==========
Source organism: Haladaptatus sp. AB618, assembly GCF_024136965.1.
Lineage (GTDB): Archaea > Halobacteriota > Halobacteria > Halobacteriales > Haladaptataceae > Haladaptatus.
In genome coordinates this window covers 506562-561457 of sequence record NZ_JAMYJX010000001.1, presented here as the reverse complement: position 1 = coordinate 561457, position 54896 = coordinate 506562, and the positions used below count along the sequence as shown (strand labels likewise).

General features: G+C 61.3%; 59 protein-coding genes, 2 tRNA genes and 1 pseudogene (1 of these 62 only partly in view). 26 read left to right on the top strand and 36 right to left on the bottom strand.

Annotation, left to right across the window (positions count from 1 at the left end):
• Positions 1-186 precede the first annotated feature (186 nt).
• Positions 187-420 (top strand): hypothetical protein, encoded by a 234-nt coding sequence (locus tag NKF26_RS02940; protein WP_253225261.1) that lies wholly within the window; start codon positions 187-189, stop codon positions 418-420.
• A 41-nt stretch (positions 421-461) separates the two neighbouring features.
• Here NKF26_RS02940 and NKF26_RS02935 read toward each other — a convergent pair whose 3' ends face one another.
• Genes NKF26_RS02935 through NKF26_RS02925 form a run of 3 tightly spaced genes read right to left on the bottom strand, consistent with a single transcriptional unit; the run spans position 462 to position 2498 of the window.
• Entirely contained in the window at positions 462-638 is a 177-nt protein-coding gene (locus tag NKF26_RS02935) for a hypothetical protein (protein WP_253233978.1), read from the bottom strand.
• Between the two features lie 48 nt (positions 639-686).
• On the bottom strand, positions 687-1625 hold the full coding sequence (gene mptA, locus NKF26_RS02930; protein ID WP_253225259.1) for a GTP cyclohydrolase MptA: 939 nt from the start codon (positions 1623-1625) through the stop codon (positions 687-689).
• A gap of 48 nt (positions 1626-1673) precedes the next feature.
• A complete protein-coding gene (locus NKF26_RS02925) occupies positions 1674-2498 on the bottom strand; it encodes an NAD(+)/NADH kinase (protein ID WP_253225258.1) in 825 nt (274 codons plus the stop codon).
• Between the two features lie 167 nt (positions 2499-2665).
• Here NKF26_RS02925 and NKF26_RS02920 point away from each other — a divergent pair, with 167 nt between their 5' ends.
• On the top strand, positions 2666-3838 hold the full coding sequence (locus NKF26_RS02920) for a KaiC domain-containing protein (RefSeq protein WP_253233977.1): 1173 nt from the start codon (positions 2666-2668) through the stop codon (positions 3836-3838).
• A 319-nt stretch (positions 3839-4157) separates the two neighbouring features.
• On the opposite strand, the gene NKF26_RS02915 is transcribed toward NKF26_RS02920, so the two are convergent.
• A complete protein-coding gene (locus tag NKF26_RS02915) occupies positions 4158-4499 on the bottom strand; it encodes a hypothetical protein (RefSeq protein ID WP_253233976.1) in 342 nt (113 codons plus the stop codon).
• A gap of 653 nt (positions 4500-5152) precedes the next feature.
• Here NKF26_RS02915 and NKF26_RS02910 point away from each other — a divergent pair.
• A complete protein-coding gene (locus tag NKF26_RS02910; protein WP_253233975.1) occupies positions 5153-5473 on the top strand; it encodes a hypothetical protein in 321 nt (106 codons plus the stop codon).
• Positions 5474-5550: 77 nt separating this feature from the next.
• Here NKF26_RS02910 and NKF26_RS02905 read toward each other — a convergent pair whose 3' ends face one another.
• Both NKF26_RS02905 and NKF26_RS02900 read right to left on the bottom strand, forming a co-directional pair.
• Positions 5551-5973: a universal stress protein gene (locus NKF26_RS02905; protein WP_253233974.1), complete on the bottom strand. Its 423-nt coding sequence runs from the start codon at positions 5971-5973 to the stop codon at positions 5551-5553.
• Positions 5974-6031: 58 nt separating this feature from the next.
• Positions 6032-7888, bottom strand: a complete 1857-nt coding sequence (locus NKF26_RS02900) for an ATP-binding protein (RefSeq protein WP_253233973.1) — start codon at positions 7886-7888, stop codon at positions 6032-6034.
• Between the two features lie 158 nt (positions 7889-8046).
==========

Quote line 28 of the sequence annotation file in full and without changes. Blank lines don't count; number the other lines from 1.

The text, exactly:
• Positions 5551-5973: a universal stress protein gene (locus NKF26_RS02905; protein WP_253233974.1), complete on the bottom strand. Its 423-nt coding sequence runs from the start codon at positions 5971-5973 to the stop codon at positions 5551-5553.